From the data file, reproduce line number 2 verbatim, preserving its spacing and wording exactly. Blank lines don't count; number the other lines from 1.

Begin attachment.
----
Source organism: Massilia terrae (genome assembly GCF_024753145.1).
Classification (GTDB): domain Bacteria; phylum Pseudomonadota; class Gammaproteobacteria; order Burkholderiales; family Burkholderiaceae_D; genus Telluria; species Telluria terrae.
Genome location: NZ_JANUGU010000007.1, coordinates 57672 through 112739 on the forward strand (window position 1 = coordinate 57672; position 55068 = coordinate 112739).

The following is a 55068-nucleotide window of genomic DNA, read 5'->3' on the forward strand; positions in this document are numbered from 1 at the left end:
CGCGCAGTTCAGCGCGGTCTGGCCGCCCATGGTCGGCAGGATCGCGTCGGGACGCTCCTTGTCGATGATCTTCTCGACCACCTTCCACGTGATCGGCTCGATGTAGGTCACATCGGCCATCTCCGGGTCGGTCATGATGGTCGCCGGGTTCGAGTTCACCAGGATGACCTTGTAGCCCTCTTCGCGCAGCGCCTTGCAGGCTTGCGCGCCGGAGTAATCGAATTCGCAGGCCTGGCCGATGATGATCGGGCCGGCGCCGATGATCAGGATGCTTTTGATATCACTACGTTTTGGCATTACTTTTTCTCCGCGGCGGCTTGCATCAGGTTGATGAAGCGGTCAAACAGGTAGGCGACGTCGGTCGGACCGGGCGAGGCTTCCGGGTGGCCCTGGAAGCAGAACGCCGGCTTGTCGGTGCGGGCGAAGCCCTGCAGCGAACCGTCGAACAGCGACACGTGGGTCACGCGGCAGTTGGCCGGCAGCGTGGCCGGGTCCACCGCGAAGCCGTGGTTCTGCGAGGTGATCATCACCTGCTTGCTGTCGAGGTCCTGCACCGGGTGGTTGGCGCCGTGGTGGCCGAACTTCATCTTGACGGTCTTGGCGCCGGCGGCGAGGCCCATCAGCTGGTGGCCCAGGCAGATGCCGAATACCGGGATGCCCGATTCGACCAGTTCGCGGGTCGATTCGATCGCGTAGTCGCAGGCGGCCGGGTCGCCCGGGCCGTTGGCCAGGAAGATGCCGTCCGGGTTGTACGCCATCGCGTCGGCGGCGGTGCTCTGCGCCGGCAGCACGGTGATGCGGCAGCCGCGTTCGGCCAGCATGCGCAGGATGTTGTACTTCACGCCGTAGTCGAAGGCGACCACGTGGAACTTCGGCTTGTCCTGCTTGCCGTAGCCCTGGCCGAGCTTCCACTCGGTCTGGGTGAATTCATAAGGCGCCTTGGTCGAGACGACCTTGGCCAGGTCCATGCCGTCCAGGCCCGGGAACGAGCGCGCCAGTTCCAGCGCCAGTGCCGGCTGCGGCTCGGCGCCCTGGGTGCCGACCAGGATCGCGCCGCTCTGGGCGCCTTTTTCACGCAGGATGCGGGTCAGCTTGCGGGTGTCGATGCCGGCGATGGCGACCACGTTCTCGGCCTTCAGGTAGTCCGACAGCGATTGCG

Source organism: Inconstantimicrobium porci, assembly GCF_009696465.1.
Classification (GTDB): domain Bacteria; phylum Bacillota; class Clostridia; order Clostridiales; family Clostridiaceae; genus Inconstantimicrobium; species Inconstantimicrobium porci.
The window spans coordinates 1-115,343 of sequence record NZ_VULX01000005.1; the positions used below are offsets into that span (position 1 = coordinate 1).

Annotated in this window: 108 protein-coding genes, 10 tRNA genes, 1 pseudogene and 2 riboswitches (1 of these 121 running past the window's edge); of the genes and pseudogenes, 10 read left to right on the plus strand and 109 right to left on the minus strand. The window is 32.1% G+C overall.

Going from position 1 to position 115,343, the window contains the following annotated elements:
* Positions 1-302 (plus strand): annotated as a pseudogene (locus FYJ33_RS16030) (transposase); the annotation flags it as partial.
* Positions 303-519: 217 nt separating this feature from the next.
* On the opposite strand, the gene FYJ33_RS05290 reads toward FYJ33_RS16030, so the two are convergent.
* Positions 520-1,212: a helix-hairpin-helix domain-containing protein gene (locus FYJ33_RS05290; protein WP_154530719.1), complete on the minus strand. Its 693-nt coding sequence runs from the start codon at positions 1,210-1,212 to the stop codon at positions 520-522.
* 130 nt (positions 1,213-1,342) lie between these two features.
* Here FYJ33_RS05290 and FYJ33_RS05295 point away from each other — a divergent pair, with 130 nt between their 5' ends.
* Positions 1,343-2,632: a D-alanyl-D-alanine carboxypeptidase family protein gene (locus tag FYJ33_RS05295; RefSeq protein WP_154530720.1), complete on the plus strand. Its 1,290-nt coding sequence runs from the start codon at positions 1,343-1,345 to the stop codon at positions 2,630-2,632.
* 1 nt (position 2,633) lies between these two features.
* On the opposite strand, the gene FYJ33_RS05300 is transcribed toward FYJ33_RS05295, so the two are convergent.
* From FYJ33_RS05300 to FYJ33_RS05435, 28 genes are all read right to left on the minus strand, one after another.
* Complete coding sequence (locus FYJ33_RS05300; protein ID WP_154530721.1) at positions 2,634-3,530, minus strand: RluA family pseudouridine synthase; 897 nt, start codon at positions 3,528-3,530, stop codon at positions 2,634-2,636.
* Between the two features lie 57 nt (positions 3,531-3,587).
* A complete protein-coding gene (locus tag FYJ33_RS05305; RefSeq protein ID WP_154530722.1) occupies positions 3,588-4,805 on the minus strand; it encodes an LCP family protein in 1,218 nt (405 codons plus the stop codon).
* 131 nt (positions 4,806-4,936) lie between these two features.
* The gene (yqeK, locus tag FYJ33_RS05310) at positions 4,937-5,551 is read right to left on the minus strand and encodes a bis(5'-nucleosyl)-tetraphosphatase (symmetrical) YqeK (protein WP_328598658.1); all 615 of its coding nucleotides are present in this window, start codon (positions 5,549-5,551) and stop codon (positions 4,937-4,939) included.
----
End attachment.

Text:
Classification (GTDB): domain Bacteria; phylum Pseudomonadota; class Gammaproteobacteria; order Burkholderiales; family Burkholderiaceae_D; genus Telluria; species Telluria terrae.